New Research Papers from the University of Arkansas

The RFID Research Center has released a report on the feasibility of item-level tagging in the apparel sector, and another on the politics of RFID.
Published: May 26, 2009

One big issue with any new technology is understanding what’s real and what’s not. Radio frequency identification is no exception. There has been a lot of talk about RFID not being reliable—I saw a headline just today, in fact, that said it’s “error-prone”—and that has scared off a lot of potential users, or at least kept them on the sidelines. But the truth is out there if you look for it.

The University of Arkansas’ RFID Research Center has been working to clarify the facts. To that end, the center has put out an excellent paper entitled “RFID Item-Level Tagging for Apparel/Footwear: Feasibility Study.” Written by David B. Cromhout and Bill C. Hardgrave of the University of Arkansas, and Deborah J. Armstrong of Florida State University, the paper describes a feasibility study conducted by the RFID Research Center, with participation from the Council of Supply Chain Management Professionals (CSCMP), the Voluntary Interindustry Commerce Solutions Association (VICS), Dillard’s and Procter & Gamble. You can download the paper from the university’s Web site.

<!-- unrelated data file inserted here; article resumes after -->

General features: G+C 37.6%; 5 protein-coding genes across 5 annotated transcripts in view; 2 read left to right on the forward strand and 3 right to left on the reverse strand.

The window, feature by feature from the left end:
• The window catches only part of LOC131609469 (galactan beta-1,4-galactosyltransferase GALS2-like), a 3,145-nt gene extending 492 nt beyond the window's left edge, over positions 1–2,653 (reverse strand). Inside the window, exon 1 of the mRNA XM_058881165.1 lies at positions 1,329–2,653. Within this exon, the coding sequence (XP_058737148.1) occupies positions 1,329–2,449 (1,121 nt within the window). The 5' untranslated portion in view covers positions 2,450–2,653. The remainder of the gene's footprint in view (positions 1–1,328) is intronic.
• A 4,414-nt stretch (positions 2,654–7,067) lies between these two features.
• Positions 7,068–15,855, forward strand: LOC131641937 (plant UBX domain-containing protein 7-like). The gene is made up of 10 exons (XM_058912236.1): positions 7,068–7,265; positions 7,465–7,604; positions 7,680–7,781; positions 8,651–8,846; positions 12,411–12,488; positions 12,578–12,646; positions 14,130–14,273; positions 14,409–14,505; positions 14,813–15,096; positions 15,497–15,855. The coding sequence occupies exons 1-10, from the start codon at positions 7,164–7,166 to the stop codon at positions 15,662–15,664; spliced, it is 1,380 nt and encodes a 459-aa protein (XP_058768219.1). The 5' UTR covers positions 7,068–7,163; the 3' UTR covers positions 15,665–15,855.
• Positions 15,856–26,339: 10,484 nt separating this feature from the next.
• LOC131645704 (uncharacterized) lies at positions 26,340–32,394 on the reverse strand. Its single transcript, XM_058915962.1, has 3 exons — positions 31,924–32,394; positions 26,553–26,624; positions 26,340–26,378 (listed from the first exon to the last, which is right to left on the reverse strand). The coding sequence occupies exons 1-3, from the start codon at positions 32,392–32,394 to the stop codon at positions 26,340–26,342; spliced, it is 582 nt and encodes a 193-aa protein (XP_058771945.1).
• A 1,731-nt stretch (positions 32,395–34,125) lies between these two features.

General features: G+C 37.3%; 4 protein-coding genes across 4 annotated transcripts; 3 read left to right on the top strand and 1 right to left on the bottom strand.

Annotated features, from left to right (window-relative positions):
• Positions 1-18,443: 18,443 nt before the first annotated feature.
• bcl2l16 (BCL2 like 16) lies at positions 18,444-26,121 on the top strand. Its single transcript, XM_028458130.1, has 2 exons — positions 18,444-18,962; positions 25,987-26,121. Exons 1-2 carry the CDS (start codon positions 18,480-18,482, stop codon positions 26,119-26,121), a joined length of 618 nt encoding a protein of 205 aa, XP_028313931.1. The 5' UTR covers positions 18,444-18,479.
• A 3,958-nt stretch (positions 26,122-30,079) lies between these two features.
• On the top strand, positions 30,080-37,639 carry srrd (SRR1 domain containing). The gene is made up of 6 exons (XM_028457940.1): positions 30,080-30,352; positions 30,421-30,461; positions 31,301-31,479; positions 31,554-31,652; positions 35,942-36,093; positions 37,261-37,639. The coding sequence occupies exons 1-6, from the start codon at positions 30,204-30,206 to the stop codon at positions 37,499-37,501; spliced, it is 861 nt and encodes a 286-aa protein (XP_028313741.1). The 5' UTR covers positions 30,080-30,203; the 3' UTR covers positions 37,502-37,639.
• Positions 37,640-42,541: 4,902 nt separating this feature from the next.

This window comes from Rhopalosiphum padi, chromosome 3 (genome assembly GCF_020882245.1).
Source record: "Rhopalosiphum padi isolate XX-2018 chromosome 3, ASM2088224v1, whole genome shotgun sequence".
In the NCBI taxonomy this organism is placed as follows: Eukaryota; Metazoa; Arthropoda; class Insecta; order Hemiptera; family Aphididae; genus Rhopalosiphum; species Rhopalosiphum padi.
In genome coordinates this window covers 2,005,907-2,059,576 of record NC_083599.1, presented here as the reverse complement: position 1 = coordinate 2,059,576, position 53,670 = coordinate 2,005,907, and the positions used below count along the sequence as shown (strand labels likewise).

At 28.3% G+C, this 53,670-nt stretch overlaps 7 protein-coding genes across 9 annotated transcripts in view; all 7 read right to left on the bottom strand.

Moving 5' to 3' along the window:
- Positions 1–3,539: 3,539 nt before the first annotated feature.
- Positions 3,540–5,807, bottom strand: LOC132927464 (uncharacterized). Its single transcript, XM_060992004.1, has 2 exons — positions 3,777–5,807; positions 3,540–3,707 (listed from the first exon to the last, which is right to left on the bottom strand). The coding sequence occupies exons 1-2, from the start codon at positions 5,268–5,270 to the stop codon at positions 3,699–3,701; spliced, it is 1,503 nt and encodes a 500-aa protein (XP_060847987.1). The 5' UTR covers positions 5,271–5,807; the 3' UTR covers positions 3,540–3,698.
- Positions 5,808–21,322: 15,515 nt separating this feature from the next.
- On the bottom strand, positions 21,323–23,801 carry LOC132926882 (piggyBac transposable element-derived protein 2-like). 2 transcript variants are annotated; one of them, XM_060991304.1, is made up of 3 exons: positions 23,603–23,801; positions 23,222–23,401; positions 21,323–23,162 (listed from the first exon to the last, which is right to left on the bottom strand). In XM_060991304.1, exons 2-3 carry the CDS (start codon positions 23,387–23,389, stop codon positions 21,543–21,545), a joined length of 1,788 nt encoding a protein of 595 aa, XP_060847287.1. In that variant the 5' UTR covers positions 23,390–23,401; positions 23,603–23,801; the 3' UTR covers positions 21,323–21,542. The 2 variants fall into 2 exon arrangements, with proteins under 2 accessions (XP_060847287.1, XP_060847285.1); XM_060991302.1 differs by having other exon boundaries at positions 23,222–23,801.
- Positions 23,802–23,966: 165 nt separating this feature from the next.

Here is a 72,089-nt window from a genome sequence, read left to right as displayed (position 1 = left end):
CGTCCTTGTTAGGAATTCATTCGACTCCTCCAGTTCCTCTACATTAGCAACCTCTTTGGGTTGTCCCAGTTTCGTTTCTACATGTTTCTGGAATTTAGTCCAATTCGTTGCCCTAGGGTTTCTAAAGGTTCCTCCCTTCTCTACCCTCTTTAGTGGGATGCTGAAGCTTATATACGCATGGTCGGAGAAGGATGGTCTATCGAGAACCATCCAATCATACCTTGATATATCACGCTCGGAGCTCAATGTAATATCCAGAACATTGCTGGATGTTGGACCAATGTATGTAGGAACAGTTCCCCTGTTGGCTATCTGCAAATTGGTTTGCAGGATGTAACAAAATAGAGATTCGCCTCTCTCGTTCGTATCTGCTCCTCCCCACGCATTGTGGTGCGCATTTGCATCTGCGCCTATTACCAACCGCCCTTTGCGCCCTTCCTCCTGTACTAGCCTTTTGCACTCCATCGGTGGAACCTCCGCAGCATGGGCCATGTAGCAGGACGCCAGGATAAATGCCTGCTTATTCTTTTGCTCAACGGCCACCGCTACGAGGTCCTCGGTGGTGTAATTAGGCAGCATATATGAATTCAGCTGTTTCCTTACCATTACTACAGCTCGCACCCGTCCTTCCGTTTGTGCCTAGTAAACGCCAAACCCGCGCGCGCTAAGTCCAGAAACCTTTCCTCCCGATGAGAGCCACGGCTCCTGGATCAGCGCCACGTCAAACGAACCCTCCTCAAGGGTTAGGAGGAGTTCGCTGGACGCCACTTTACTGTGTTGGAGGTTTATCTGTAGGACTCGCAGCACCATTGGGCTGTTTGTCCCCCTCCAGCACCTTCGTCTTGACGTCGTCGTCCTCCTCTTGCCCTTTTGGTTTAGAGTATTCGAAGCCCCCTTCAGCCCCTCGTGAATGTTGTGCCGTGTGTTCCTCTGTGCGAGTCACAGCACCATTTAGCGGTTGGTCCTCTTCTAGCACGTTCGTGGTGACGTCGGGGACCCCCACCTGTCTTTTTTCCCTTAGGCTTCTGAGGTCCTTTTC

Researchers applied passive UHF Gen 2 EPC tags to a variety of clothing and footwear items that would typically be offered for sale by retailers. They then tested the ability to read the tags in various test scenarios that emulated—as practically as possible in a laboratory environment—normal store operations within the apparel and footwear sector.

The project team first identified use cases where RFID could deliver the most benefits to apparel and footwear providers, then set up prototypes in a lab environment to investigate the feasibility of RFID for each use case. The major use cases investigated included product lifecycle management, inventory management, loss prevention, dressing room management and point of sale.

For most scenarios, the team was able to read each tag every time. In certain cases, the read rate was only 99 percent. For instance, when reading clothes on a shelf, the researchers were only able to achieve a 99.72 percent accuracy rate. I would bet my house that if you employed a team of twenty-somethings to manually take inventory in your store with paper and pencil or bar codes, you would not achieve that level of accuracy.

The second paper released by the RFID Research Center is called “The Politics of RFID: The Issues,” written by Donald R. Kelly, director of the Fullbright Institute of International Relations at the University of Arkansas. The paper is not designed to be a practical guide for business people, but it is an extremely clear and well-thought-out description of some of the forces that drove 17 states to consider RFID-related legislation in 2006, and that influenced the European Union to create a commission to make recommendations on possible future regulation.

Those looking to understand the political issues and their ramifications would do well to begin with this paper, which takes no sides and makes no arguments, but which instead states the issues clearly to help companies understand the political forces at play. You can download the paper from the university’s Web site.